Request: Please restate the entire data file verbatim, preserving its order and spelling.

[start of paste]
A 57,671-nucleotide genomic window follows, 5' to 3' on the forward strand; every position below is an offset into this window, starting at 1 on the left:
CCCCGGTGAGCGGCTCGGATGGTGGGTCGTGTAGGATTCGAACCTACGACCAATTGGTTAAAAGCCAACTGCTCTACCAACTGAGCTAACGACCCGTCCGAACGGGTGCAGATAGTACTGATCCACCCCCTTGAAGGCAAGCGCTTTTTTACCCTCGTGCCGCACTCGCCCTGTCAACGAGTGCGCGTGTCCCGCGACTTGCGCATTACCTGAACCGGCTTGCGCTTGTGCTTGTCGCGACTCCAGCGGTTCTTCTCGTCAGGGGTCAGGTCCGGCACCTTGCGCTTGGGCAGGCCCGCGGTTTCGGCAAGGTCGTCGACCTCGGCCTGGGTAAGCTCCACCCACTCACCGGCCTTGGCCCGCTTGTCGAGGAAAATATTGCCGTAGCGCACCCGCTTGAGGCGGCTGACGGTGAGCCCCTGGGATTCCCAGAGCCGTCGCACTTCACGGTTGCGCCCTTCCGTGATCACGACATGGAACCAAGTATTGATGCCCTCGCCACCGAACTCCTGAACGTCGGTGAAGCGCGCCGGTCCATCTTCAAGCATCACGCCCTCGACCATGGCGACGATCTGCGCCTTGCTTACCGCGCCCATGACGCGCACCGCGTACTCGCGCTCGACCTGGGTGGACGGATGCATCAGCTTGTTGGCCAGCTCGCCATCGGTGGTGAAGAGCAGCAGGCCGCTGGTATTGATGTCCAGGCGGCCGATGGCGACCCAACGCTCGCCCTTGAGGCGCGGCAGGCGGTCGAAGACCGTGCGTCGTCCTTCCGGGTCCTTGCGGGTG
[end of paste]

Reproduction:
A 57,671-nucleotide genomic window follows, 5' to 3' on the forward strand; every position below is an offset into this window, starting at 1 on the left:
CCCCGGTGAGCGGCTCGGATGGTGGGTCGTGTAGGATTCGAACCTACGACCAATTGGTTAAAAGCCAACTGCTCTACCAACTGAGCTAACGACCCGTCCGAACGGGTGCAGATAGTACTGATCCACCCCCTTGAAGGCAAGCGCTTTTTTACCCTCGTGCCGCACTCGCCCTGTCAACGAGTGCGCGTGTCCCGCGACTTGCGCATTACCTGAACCGGCTTGCGCTTGTGCTTGTCGCGACTCCAGCGGTTCTTCTCGTCAGGGGTCAGGTCCGGCACCTTGCGCTTGGGCAGGCCCGCGGTTTCGGCAAGGTCGTCGACCTCGGCCTGGGTAAGCTCCACCCACTCACCGGCCTTGGCCCGCTTGTCGAGGAAAATATTGCCGTAGCGCACCCGCTTGAGGCGGCTGACGGTGAGCCCCTGGGATTCCCAGAGCCGTCGCACTTCACGGTTGCGCCCTTCCGTGATCACGACATGGAACCAAGTATTGATGCCCTCGCCACCGAACTCCTGAACGTCGGTGAAGCGCGCCGGTCCATCTTCAAGCATCACGCCCTCGACCATGGCGACGATCTGCGCCTTGCTTACCGCGCCCATGACGCGCACCGCGTACTCGCGCTCGACCTGGGTGGACGGATGCATCAGCTTGTTGGCCAGCTCGCCATCGGTGGTGAAGAGCAGCAGGCCGCTGGTATTGATGTCCAGGCGGCCGATGGCGACCCAACGCTCGCCCTTGAGGCGCGGCAGGCGGTCGAAGACCGTGCGTCGTCCTTCCGGGTCCTTGCGGGTG